Fare Hikes and Your Health
Facing a $159 million deficit, the MBTA has approved fare hikes across the board and service cuts across the Commonwealth. The immediate effect is that thousands of commuters will be inconvenienced. The long-term consequences could come in the form of a public health predicament. Fare hikes and service cuts will force many more people onto the road, according to a new health assessment. With this comes more traffic, more congestion and less physical activity. This means obesity rates, air pollution and automobile accidents will only go up. Experts from the Metropolitan Area Planning Council explain the problem on The Callie Crossley Show.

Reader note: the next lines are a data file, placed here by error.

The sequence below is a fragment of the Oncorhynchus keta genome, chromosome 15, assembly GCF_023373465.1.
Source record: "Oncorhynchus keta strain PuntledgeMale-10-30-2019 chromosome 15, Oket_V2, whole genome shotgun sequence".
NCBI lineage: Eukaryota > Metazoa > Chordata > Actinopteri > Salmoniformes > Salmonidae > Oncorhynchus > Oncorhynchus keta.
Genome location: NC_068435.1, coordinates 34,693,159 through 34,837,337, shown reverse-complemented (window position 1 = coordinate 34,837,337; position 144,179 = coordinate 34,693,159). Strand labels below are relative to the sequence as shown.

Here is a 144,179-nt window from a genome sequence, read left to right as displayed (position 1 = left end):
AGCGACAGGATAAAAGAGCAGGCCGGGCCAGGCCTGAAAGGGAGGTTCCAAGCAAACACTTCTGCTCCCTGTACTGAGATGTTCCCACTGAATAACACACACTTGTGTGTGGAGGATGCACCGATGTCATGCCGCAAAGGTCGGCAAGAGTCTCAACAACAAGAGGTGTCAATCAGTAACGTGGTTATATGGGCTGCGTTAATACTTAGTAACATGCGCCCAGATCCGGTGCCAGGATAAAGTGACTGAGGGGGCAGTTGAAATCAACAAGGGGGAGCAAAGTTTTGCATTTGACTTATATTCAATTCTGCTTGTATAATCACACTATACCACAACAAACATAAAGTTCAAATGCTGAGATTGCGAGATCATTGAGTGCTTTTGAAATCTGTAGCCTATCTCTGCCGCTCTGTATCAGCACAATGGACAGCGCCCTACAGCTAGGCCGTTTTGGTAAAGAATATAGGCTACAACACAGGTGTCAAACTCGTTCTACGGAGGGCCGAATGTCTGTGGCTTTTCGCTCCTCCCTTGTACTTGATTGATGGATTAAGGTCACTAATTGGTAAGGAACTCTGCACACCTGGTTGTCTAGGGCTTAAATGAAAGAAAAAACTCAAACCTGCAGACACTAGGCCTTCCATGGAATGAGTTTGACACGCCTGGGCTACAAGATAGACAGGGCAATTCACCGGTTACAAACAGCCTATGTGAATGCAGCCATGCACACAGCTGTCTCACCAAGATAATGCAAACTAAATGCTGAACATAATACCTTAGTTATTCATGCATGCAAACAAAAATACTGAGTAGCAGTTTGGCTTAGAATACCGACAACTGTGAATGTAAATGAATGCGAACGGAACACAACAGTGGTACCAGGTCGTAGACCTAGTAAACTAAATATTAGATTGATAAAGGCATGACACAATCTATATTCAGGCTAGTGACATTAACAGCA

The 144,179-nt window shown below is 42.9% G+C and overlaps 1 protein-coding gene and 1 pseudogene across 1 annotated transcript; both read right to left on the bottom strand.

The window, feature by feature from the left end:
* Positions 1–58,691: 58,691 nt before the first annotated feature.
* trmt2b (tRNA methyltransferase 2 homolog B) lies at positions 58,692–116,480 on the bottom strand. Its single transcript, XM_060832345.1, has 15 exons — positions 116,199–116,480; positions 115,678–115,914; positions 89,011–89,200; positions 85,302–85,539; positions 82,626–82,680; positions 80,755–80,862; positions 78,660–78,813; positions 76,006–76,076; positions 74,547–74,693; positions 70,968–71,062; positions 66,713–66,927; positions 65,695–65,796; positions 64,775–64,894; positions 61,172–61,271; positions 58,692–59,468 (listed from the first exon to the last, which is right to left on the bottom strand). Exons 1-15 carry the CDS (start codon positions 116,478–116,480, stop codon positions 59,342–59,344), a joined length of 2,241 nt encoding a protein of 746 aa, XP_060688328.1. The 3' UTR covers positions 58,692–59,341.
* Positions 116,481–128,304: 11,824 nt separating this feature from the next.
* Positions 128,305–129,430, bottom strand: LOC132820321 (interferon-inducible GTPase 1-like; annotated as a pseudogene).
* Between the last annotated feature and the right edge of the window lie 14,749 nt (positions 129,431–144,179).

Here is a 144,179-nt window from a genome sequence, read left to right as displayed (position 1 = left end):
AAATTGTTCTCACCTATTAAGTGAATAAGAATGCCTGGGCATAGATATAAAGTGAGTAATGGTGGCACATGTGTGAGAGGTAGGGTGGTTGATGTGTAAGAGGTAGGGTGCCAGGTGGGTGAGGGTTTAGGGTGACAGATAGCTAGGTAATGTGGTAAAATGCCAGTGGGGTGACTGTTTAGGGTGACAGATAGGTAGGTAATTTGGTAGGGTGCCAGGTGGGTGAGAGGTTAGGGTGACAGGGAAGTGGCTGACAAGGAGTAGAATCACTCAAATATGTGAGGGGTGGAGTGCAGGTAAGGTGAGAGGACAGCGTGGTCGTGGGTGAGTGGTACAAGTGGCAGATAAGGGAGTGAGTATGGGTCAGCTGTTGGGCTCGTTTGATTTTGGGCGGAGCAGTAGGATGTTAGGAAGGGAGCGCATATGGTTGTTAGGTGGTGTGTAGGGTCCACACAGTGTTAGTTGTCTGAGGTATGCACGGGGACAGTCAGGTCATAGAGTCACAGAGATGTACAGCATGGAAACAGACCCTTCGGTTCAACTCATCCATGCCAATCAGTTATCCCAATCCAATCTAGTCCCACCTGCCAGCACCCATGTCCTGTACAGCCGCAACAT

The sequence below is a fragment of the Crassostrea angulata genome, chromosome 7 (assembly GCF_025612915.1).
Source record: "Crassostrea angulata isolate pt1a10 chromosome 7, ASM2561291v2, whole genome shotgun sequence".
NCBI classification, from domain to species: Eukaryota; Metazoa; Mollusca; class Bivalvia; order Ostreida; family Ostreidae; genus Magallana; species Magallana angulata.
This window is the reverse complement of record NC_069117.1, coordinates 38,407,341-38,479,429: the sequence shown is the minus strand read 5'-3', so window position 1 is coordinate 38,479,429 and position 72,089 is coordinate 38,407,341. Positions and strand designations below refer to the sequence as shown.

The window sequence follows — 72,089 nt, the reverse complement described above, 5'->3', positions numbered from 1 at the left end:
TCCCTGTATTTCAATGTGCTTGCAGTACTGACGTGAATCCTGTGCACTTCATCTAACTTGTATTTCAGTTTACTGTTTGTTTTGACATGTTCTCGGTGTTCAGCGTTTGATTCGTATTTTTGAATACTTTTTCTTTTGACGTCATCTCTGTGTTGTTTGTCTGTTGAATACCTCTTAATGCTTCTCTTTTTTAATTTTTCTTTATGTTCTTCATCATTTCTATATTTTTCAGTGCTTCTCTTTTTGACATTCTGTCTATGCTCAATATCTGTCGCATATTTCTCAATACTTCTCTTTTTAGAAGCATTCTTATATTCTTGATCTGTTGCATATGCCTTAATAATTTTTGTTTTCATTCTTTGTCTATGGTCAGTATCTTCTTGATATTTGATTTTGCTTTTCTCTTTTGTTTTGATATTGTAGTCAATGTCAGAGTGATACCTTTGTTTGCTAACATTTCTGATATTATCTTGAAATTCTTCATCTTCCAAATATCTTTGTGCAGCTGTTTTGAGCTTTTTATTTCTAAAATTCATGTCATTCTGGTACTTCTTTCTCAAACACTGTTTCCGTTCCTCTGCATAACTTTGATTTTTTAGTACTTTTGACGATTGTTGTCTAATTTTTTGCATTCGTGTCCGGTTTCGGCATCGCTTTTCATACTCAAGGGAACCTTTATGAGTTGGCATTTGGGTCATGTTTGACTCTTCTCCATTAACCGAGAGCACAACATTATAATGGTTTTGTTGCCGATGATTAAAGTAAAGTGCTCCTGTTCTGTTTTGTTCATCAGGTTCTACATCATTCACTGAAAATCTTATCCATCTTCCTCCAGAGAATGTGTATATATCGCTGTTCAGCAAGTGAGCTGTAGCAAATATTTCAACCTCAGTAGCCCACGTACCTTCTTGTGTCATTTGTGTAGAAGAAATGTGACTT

WGBH NEWS FOCUS: THE MBTA
About WGBH News Focus: The MBTALove it, like it or lump it, the Massachusetts Bay Transportation Authority touches nearly everyone's lives in eastern Mass. And it's in financial crisis, with newly announced fare hikes not enough to cover next year's projected $100 million budget deficit. WGBH News features special focus coverage of the tracks and troubles of our public transit system.
"If I Ran the T ..."
Everyone who's ever rode on the T has an opinion about what problem they'd change first. If you were in charge, where would you start? Let us know.
The Fare and Service Plan
On July 1, the T will introduce fare increases and service cuts to cover a $159 million budget gap for the next fiscal year. Read the plan on mbta.com.
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